The number of flu cases across the country has doubled to two million in a week, according to data released today.
People are being encouraged to vaccinate after health officials have confirmed that influenza virus in the winter has begun.
This occurs after weeks of very little activity being reported by Public Health England (PHE).
Millions of people are suffering from symptoms such as fever, chills and body aches, and experts fear this may put pressure on the already overburdened SNS.
The virus is circulating widely throughout the UK and within a week, cases have increased 85% in England and 55% in Wales.
Meanwhile, flu reports rose 139% and 50% in Northern Ireland.
PHE publishes a weekly report showing the number of flu symptoms that were recorded in GP consultations.
Based on how often flu symptoms are reported by 100,000 patients, each country sets its own criteria for what it considers to be an epidemic.
Although none of the countries of origin has reached the point of being an epidemic, England and Wales are on the "low" threshold.
This is the second step on a five-point scale for "very high", which are epidemic levels.
Meanwhile, in Scotland and Northern Ireland, the levels are at the first limit, which is the baseline.
The Northeast, West Midlands, Northwest of England and Yorkshire and Humber have an "average intensity" of cases, which makes it the most affected.
London, the South East, East Midlands, South West and East of England are less affected and are in "low intensity".
Regional numbers are not available for Northern Ireland, Wales and Scotland.
The rates are worse since monitoring began in September and in three months, 41 people died of the disease.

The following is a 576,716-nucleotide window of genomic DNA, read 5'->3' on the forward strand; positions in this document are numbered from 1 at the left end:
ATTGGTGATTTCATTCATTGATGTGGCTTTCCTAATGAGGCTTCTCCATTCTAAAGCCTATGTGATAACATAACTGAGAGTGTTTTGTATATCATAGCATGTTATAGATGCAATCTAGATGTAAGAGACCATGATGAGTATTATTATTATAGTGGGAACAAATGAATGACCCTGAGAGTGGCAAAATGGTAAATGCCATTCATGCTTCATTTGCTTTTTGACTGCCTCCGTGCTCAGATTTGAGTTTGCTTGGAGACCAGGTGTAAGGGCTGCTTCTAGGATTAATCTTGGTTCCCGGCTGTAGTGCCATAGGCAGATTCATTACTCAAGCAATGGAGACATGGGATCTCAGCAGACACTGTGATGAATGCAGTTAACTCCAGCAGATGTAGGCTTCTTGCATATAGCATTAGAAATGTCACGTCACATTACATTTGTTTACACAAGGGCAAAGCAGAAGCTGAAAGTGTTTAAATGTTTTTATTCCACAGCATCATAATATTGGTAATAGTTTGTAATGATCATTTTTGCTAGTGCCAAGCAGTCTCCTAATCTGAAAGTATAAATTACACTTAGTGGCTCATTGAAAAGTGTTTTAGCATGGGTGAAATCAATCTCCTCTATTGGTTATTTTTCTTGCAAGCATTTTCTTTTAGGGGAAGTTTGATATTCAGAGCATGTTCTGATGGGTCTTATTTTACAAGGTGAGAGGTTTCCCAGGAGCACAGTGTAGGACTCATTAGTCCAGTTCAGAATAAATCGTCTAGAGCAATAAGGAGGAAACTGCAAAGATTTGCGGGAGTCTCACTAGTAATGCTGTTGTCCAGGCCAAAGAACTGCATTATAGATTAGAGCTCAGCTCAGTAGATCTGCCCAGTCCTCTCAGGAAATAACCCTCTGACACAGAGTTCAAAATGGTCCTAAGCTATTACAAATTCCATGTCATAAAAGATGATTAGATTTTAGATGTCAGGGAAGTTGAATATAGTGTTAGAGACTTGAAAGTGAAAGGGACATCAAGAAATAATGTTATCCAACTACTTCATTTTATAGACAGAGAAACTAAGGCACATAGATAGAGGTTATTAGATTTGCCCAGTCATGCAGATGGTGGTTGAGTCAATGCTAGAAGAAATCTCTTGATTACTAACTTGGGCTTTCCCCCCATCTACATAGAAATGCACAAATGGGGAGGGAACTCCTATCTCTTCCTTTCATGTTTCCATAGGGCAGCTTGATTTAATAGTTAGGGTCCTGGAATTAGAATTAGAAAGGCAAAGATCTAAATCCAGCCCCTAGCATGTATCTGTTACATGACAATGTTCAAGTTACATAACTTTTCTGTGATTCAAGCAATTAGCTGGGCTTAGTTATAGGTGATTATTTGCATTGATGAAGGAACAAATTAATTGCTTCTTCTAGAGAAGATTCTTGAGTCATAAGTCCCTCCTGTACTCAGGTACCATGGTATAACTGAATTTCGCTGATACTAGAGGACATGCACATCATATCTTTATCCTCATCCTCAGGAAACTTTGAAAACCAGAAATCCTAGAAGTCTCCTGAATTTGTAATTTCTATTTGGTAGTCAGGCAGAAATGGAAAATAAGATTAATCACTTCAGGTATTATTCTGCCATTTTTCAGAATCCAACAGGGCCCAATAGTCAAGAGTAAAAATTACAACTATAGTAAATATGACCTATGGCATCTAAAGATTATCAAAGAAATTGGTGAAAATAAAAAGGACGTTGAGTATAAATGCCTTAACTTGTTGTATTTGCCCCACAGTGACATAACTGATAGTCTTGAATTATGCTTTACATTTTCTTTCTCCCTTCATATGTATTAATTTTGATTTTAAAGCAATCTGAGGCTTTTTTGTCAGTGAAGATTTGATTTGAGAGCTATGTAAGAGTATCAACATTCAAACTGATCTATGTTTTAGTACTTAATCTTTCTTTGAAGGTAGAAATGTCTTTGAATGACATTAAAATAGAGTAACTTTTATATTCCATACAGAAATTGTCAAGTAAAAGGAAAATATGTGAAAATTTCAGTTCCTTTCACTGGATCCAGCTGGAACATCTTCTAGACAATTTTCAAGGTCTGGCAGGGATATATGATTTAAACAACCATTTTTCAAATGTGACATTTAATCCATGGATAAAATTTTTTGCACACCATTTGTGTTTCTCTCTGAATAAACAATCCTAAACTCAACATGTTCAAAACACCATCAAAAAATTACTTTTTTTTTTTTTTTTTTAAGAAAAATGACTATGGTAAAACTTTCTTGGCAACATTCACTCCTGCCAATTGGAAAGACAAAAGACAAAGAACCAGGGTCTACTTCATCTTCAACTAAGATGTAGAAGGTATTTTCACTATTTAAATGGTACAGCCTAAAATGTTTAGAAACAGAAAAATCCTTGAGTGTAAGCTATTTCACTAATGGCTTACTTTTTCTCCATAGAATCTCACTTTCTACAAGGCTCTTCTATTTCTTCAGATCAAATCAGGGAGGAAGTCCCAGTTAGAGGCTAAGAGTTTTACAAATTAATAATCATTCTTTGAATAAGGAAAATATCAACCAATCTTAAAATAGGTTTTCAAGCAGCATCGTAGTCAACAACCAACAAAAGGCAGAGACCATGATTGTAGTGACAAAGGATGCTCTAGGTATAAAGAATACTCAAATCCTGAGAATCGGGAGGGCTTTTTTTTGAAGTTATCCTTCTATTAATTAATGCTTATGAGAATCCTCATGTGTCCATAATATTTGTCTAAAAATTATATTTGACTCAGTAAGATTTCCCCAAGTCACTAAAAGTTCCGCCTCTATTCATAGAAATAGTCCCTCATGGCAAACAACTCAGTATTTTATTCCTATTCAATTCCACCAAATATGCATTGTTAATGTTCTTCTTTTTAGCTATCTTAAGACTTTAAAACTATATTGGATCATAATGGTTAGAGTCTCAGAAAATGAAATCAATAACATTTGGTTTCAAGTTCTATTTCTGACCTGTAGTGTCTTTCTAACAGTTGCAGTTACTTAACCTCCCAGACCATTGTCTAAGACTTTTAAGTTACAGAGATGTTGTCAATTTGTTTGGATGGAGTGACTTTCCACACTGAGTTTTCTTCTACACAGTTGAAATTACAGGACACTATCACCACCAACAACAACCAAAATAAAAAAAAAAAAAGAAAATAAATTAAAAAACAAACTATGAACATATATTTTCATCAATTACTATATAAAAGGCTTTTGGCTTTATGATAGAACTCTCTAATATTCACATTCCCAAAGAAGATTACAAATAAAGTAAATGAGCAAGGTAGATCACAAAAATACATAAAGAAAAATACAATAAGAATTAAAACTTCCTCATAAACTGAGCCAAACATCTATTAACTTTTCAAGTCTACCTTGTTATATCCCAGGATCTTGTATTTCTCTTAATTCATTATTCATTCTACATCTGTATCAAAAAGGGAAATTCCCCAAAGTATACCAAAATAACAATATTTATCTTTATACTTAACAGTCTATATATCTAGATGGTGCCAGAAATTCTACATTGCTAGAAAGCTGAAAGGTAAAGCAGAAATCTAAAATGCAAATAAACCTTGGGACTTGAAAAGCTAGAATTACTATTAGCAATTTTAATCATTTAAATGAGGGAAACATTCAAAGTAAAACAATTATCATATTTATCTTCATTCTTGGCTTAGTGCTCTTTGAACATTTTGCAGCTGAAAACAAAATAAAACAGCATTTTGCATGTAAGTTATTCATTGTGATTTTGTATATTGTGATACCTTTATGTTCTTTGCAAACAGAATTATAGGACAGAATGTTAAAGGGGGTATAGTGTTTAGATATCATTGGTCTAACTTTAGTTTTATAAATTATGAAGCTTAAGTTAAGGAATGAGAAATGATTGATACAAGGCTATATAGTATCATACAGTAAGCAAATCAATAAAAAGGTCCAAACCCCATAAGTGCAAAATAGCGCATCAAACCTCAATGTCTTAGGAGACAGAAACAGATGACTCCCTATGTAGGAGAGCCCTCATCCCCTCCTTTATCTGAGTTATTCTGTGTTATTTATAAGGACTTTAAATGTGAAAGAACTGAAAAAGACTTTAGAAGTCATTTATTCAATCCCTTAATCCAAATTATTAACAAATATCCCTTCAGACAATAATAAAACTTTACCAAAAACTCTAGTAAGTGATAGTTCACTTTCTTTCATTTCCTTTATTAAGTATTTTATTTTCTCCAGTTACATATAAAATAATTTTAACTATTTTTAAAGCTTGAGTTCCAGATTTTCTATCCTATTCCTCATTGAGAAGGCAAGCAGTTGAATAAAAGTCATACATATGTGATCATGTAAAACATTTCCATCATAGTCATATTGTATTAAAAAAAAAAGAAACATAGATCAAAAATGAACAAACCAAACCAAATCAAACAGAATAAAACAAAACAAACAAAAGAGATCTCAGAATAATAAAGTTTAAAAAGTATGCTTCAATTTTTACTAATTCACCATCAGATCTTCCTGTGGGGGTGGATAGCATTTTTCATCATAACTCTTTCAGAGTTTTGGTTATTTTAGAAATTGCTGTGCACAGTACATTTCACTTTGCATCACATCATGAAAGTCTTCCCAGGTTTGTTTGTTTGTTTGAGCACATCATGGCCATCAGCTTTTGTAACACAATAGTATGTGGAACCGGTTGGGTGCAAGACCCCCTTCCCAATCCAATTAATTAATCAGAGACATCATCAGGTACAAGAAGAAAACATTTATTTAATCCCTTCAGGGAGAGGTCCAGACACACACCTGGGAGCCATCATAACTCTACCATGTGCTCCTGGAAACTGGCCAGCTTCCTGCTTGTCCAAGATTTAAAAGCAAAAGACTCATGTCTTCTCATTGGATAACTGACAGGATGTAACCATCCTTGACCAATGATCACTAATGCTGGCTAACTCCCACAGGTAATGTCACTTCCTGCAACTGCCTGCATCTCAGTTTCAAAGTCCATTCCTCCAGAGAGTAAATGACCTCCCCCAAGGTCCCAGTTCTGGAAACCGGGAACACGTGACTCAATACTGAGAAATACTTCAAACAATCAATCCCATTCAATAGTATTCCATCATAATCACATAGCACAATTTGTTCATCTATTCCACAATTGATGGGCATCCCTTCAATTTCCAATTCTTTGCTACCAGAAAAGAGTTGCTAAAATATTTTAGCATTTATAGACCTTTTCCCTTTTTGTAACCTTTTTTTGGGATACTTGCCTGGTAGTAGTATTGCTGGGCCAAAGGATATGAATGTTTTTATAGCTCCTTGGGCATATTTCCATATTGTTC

The PHE data released today revealed that the UK had an average of 60 influenza diagnoses per 100,000 people last week.
And it showed that the H1N1 strain (swine flu) was the most widespread.
In the previous week there was a 76% increase, which was the last week of 2018.
PHE added that the increase in cases means that the flu is having a "moderate impact" on hospitals and intensive care units.
One-third of the flu cases this season that needed intensive treatment occurred last week – which is 205 out of a total of 666.
PHE is advising who is eligible to get the flu jab if it has not already.
For the first time this winter, all elementary school children are now eligible for a free flu vaccine as well as children two and three years old on August 31, 2018.
The vaccine is also being offered to employees working in homes and nursing homes this winter and who have regular contact with the client.
In addition, caregivers, volunteers who provide care or provide first aid at organized public events, as well as community lifeguards, are entitled to the vaccine.
And adults who are morbidly obese – with a body mass index of 40 or more – can also have a jab for free.
Those who are not eligible for a free NHS vaccine – like healthy adults – can pay for one at their local pharmacy between £ 8 and £ 10.
To improve effectiveness, different influenza vaccines recommended for different age groups are being introduced this year.
There are four different types in total – one for children (nasal spray), two for adults under 65 and one for people 65 and older.
If you think you have the flu, check out the symptom checker at www.nhs.uk/conditions/flu.